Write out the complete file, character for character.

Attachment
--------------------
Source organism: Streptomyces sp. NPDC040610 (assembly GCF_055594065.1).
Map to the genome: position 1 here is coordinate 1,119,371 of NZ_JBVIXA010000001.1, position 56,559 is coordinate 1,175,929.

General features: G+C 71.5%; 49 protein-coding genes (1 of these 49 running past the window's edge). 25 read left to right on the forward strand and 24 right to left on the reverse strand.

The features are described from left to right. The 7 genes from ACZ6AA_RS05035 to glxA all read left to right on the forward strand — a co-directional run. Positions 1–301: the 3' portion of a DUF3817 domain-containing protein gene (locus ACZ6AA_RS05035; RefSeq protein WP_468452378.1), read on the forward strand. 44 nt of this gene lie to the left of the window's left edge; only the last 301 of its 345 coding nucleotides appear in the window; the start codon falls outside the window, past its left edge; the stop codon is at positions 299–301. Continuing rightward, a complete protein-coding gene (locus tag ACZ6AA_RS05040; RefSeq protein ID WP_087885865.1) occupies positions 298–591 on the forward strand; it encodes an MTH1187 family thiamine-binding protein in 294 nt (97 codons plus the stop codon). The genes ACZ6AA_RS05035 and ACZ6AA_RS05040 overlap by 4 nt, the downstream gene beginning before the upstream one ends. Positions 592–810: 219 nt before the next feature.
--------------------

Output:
Source organism: Streptomyces sp. NPDC040610 (assembly GCF_055594065.1).
Map to the genome: position 1 here is coordinate 1,119,371 of NZ_JBVIXA010000001.1, position 56,559 is coordinate 1,175,929.

General features: G+C 71.5%; 49 protein-coding genes (1 of these 49 running past the window's edge). 25 read left to right on the forward strand and 24 right to left on the reverse strand.

The features are described from left to right. The 7 genes from ACZ6AA_RS05035 to glxA all read left to right on the forward strand — a co-directional run. Positions 1–301: the 3' portion of a DUF3817 domain-containing protein gene (locus ACZ6AA_RS05035; RefSeq protein WP_468452378.1), read on the forward strand. 44 nt of this gene lie to the left of the window's left edge; only the last 301 of its 345 coding nucleotides appear in the window; the start codon falls outside the window, past its left edge; the stop codon is at positions 299–301. Continuing rightward, a complete protein-coding gene (locus tag ACZ6AA_RS05040; RefSeq protein ID WP_087885865.1) occupies positions 298–591 on the forward strand; it encodes an MTH1187 family thiamine-binding protein in 294 nt (97 codons plus the stop codon). The genes ACZ6AA_RS05035 and ACZ6AA_RS05040 overlap by 4 nt, the downstream gene beginning before the upstream one ends. Positions 592–810: 219 nt before the next feature.